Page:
• All gifts, entertainment, and other hospitality that you know or suspect would violate local laws or the policies of the giver or recipient’s employer are prohibited.
  • All gifts, entertainment, and other hospitality that are required to be reported must be timely and accurately recorded.

In addition to the above guidelines, when considering whether to offer, give, request or receive any gifts, entertainment, or other hospitality, you should apply your common sense and good judgment.  If you are unclear or have any questions as to whether a certain item is appropriate or permissible, please consult Legal Affairs.

For all such expenses, the reimbursement request must identify total number of all attendees and their names, employer, and titles (if possible).  All expense reimbursements must be supported by receipts, and expenses and approvals must be accurately and completely recorded in the Company’s records.  In all instances, Supervised Persons must ensure that the recording of the expenditure associated with meals, lodging, travel or entertainment clearly reflects the true purpose of the expenditure.

Note that the provision of gifts, entertainment, and other hospitality as well as the reporting requirements, in this Policy, apply even if Supervised Persons are not seeking reimbursement for the expenses (i.e. paying these expenses out of your own pocket does not avoid these requirements).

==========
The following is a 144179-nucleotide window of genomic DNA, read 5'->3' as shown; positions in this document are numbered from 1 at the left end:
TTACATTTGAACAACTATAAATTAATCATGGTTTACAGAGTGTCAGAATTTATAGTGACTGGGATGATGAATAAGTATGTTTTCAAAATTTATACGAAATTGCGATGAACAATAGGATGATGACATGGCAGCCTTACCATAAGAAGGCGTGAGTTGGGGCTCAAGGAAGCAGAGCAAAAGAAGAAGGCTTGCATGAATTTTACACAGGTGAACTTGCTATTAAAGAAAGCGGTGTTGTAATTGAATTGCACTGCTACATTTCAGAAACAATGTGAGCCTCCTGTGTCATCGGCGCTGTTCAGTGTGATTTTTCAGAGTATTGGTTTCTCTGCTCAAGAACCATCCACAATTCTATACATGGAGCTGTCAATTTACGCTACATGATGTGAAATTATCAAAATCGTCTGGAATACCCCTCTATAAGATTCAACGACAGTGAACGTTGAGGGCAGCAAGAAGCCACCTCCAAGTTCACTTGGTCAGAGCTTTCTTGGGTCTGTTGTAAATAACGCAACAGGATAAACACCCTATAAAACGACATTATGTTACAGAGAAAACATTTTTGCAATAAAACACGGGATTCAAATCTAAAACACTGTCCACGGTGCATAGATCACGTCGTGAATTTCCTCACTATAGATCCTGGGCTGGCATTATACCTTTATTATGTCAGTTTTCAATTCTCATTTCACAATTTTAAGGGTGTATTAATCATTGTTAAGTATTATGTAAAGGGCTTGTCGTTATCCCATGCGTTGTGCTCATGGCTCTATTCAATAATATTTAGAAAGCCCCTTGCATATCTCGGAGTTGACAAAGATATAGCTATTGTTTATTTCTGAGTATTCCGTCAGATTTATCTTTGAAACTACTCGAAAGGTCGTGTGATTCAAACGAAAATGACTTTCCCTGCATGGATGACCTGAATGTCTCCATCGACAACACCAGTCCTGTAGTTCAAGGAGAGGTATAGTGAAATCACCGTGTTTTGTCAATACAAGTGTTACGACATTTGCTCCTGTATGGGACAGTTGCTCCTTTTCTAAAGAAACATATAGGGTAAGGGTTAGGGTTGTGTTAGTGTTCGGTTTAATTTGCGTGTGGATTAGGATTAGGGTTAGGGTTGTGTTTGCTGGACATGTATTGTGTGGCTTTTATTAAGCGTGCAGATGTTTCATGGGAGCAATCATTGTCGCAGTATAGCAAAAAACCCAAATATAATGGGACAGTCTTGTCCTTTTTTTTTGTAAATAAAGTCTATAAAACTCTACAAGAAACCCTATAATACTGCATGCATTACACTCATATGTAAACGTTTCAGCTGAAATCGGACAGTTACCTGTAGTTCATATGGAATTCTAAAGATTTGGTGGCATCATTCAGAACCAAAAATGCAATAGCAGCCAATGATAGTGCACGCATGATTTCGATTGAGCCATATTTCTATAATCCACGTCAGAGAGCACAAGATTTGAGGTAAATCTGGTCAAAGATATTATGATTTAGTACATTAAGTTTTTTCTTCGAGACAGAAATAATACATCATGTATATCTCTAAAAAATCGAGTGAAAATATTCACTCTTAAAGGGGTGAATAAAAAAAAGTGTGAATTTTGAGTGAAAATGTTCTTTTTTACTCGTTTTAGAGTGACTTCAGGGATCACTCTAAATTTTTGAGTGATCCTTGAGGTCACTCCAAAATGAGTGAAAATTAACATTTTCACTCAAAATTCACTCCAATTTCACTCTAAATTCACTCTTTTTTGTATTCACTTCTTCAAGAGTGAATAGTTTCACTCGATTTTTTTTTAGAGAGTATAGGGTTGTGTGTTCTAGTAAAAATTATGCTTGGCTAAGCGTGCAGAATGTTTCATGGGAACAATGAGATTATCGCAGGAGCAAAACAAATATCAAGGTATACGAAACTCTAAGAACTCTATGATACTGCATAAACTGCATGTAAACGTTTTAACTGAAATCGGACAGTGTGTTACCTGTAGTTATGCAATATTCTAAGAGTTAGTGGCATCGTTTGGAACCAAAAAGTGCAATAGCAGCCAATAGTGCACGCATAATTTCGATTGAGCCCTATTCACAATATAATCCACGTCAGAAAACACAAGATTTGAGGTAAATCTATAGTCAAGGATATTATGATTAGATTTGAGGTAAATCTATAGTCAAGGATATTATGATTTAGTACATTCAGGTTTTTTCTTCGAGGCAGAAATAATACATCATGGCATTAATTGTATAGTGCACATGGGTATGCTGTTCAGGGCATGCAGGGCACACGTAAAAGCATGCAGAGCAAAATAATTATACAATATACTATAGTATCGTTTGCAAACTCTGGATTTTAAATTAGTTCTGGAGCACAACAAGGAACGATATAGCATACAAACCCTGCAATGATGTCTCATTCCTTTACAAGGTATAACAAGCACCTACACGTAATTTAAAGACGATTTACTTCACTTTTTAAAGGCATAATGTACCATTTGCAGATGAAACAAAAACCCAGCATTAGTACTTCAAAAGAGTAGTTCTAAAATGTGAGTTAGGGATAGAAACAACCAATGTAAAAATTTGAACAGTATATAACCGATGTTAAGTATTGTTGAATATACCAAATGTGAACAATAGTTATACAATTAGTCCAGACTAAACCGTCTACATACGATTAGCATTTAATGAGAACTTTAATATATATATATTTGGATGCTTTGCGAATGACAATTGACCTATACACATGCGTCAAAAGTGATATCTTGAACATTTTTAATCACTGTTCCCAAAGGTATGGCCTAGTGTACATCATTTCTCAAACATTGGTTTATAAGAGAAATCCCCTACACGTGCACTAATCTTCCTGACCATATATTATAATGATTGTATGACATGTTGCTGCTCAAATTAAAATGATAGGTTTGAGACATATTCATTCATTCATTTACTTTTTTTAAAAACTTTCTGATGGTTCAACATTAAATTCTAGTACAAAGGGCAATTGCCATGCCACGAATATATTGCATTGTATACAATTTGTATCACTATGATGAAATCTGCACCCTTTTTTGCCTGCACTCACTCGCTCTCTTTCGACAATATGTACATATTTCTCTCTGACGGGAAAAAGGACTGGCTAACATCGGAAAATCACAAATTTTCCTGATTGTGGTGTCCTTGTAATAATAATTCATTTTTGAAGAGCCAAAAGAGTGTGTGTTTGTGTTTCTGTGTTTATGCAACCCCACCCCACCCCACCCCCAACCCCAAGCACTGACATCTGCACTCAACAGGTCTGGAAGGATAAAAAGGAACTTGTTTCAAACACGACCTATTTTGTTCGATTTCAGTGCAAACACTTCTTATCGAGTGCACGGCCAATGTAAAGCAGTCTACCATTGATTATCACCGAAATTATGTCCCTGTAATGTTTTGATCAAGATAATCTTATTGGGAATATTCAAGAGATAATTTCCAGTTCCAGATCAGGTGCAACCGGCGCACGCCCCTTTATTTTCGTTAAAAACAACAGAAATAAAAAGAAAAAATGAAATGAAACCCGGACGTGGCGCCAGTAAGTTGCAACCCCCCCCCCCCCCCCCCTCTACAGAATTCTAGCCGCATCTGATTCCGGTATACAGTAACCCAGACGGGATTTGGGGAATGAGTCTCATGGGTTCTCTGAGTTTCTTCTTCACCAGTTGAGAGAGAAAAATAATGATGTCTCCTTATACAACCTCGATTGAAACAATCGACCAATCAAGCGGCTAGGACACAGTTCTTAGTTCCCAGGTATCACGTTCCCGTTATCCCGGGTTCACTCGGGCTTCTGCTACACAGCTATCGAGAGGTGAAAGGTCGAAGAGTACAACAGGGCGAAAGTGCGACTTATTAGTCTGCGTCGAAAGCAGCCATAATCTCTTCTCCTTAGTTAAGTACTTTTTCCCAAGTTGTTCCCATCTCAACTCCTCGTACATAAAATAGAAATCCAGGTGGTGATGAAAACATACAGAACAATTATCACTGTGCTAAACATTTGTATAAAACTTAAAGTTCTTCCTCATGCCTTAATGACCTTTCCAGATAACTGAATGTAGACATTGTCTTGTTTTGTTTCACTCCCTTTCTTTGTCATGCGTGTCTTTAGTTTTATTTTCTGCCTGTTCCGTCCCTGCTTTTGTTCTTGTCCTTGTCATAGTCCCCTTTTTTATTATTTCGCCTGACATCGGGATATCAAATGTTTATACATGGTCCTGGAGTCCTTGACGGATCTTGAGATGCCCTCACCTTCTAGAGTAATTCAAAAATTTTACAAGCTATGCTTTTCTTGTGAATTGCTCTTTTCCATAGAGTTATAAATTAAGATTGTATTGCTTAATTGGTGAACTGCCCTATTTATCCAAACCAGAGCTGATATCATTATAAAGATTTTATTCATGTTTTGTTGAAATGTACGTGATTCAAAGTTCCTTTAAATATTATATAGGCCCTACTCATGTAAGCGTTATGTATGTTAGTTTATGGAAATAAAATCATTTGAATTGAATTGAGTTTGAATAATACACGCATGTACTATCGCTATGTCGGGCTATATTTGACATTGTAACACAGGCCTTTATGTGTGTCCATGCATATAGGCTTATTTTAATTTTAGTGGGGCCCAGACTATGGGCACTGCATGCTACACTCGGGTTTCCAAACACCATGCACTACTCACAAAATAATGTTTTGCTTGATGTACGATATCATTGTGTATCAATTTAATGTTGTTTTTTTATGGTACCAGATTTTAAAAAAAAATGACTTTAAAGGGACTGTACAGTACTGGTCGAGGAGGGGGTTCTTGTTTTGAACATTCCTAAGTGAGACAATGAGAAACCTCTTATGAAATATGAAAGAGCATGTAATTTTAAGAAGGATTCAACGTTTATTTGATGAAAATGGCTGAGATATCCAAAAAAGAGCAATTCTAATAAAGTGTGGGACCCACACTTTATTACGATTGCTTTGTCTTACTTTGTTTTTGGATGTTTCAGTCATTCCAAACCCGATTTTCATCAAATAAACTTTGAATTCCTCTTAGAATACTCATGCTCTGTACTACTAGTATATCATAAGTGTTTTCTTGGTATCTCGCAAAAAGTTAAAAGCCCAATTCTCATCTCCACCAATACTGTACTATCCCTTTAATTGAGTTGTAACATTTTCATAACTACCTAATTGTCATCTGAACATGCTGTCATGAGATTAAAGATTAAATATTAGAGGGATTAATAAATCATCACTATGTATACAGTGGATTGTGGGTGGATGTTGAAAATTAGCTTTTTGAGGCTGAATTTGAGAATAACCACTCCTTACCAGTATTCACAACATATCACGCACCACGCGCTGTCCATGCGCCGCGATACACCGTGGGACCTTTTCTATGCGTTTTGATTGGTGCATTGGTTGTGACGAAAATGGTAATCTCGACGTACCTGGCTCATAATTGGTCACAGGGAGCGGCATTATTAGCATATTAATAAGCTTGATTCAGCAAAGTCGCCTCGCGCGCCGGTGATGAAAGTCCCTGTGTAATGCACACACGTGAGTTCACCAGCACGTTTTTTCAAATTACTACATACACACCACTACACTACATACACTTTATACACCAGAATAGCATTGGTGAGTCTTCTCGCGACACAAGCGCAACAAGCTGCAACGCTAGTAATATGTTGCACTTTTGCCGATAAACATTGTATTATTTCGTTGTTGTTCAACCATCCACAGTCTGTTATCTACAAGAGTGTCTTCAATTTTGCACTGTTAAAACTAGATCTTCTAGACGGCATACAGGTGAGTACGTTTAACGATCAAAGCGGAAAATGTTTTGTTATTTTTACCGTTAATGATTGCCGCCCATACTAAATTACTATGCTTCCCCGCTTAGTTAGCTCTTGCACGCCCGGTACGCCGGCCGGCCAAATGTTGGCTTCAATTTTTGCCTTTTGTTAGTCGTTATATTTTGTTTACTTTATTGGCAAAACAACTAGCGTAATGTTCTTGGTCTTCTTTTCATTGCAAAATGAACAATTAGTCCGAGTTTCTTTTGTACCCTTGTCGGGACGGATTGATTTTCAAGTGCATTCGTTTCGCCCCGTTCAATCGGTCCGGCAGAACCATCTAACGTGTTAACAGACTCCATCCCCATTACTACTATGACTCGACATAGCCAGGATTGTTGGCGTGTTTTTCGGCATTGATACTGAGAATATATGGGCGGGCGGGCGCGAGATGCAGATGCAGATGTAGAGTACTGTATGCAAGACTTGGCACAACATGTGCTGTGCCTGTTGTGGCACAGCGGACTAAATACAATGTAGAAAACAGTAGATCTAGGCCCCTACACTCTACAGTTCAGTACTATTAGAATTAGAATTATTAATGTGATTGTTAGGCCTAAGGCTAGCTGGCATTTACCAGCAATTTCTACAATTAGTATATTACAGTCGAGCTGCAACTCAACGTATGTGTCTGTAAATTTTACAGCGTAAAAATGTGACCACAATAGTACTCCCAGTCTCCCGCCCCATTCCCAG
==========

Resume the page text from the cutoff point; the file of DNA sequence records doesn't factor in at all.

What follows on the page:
B. Political and Charitable Contributions

Similar to gifts and other hospitality, contributions to political parties or candidates and donations to charitable organizations affiliated with government officials have the potential to run afoul of the Anti-Corruption Laws. As a result, Supervised Persons are required to adhere to the following guidelines to avoid the appearance of, or actual, impropriety when considering making a personal or corporate political or charitable contribution:

  • All cash contributions or donations are prohibited.
  • All other contributions and donations which are not prohibited under this Policy must be permissible under the local laws and shall not violate Anti-Corruption Laws.
  • All contributions and donations must be timely and accurately recorded as required.
  • All contributions and donations that are given with the intent to improperly obtain business or a commercial advantage are prohibited.

In addition to the above guidelines, before making any contribution or donation, Supervised Persons should consider conducting appropriate due diligence (e.g., to assure donations are made to a bona fide charity or that there is no connection between the charity, its board or staff, and any government official).